An LED sign sits over a highway indicating how many minutes to your destination

Smart Roads and Cities: How Technology Helps Your Commute

An LED sign sits over a highway indicating how many minutes to your destination

Smart Roads and Cities: How Technology Helps Your Commute

Take a look at how smart technology allows vehicles and roads to communicate, decreasing vehicle emissions, travel times and accident rates.

In a modern world, you’re constantly connected to your phone, computer, tablet, and car, so why not your roads? As smart technology continues to transform many aspects of daily life, roadways are finally starting to catch up. No longer simple stretches of pavement; highway and road systems — at least in many places — are gradually becoming more intuitive to improve driving efficiency. With many Americans facing longer commute times than ever before, these improvements are very good news. Take a look at some of the ways smart roads are changing how you drive.

A green traffic light sits in the foreground with traffic backed up in the background

Smart Corridors

If you’ve driven along the highway and noticed a sign communicating traffic information, such as upcoming road work or an accident up ahead, you’ve already experienced a smart corridor system. These signs convey important information to drivers and have made a solid presence across the country’s highways. Smart corridor systems typically include overhead signs, traffic information boards, and ramp meters. They are especially helpful in reducing traffic congestion due to an accident, as drivers can take alternate routes before reaching the crash site.

It’s already common for highways to use smart corridor systems, and many cities are now incorporating this technology on their busiest streets. Beyond traffic information boards and overhead signs, other city features include:

  • Public Transit Queue Jump: Queue jumps offer pullouts so buses can stop without interrupting traffic and then utilize special traffic lights to help buses merge seamlessly back onto the road.
  • Smart Kiosks: As seen in a test run in Kansas City, some cities implement kiosks along city blocks to broadcast information about transportation routes and city services.
  • Pedestrian Hybrid Beacons: These pedestrian-activated devices signal drivers and stop traffic when a pedestrian needs to cross. They have been shown to reduce pedestrian-related accidents by 69 percent, and by eliminating the timer system and only stopping traffic when someone needs to cross, they also improve efficiency.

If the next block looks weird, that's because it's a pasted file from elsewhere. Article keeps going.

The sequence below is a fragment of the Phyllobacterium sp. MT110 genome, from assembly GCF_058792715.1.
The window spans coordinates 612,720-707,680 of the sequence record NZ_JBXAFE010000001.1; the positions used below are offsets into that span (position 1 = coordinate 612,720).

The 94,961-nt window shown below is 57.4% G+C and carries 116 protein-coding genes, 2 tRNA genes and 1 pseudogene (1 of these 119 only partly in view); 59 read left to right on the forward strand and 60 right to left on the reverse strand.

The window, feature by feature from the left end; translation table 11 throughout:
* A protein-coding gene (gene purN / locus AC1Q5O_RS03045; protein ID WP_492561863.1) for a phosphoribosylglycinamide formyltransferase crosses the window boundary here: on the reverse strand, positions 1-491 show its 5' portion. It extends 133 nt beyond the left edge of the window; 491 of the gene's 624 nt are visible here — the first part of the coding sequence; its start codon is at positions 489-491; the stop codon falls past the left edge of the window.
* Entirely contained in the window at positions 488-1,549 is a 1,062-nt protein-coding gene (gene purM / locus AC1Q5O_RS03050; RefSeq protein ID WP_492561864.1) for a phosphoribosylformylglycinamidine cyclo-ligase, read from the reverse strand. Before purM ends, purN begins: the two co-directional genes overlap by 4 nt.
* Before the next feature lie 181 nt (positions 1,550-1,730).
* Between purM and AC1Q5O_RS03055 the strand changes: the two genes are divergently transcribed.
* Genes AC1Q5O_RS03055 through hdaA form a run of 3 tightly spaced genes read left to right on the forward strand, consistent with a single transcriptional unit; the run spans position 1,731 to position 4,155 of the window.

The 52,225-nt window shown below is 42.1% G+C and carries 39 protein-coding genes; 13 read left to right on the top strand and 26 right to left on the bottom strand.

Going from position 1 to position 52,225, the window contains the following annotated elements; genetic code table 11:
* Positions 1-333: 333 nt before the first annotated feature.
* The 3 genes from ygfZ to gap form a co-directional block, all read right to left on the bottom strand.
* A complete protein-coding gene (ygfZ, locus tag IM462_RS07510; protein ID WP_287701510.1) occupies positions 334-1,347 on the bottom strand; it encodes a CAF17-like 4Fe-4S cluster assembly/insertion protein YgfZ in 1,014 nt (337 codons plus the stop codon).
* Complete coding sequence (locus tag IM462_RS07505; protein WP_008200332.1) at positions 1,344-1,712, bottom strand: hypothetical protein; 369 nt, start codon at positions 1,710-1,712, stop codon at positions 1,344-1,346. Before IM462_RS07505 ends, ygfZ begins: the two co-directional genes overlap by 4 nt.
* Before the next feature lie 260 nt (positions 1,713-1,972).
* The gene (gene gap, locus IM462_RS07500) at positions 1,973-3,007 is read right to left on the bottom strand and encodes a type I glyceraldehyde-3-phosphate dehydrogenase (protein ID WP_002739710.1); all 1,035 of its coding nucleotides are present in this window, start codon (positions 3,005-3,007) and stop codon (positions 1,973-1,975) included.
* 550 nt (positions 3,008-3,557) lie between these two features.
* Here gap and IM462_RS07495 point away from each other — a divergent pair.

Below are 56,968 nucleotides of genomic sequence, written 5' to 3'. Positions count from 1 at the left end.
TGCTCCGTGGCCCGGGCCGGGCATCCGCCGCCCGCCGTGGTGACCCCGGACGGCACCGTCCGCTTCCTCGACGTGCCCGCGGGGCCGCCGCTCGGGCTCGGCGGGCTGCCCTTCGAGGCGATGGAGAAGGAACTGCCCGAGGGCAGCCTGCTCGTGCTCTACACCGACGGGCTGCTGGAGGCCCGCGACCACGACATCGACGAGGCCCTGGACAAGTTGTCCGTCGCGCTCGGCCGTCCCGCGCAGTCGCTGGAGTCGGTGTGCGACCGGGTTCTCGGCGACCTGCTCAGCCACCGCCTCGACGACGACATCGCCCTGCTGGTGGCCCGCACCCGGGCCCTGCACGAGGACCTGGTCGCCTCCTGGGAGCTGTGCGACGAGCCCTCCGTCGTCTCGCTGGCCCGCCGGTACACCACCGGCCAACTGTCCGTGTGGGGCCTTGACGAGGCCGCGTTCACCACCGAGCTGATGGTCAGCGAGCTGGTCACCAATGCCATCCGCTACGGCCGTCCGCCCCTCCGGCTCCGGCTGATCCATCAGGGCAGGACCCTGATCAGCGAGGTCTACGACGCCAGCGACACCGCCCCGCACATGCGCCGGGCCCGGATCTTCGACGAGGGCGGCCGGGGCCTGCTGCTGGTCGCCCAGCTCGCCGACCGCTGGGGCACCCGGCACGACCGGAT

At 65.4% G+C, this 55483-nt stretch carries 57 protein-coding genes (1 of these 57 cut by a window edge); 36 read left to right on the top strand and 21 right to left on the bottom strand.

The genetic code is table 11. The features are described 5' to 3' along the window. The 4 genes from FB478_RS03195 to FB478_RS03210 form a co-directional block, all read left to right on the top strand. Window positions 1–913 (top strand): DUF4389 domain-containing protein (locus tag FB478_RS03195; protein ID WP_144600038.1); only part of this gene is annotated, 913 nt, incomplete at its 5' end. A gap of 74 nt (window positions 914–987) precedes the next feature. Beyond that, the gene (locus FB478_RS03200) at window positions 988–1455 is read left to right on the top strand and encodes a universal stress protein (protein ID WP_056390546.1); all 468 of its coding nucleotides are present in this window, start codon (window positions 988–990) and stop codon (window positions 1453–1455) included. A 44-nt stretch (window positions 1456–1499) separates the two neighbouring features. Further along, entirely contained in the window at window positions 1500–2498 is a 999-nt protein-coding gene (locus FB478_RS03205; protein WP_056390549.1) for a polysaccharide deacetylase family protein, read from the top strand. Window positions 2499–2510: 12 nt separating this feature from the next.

A traffic light sits next to a countdown sign with a bright blue sky in the background

Smart Traffic Lights

Smart traffic lights adjust to real-time traffic to keep traffic flowing, especially during times of congestion. These lights also practice coordinated signal timing along a road, a technique that allows the highest number of vehicles to pass in the shortest amount of time. The technology appears to be performing well. A pilot run testing the smart light system in Pittsburgh, Pennsylvania, reduced travel time by 25 percent and idling time by more than 40 percent. With more efficient travel, researchers also predict that emissions could decrease by 21 percent.

Vehicle-to-Infrastructure Systems

Imagine if the road could alert your vehicle that black ice is on the road ahead, or if your car could communicate with parking meters to easily find an available spot. With vehicle-to-infrastructure (V2I) technology, this kind of driving could soon be a reality. These systems would allow vehicles to communicate with a variety of road devices, such as tollbooths and freeway lamp signals. This would allow infrastructure devices to alert your vehicle if a detour is necessary, if ice is on the road, or if there is road work up ahead.

Electronic Tolls

Stopping to pay a toll on any road may soon be a thing of the past. Toll plazas throughout the country continue to replace their old toll booths with cashless electronic toll systems. If you’re a driver who already has a transponder and payment account for paying tolls, nothing will change for you. Otherwise, the systems use high-tech sensors and cameras to snap a photo of your license plate as you drive through the tolling area. Several weeks after passing through the toll, you receive a bill in the mail.

Although the system isn’t perfect, it’s a step in the right direction. Cashless systems keep traffic moving, reduce commute times and accidents near tolling areas, and make it easier for those drivers who never seem to remember they need cash in hand before entering the toll road.

Smart Road Benefits

Implementing smart road systems such as these reduces traffic congestion, decreases vehicle emissions, cuts down on travel times, and reduces accident rates. As more communities create smart roads and auto manufacturers produce more smart cars that utilize advanced technology, you can look forward to a faster, smoother commute on the horizon.

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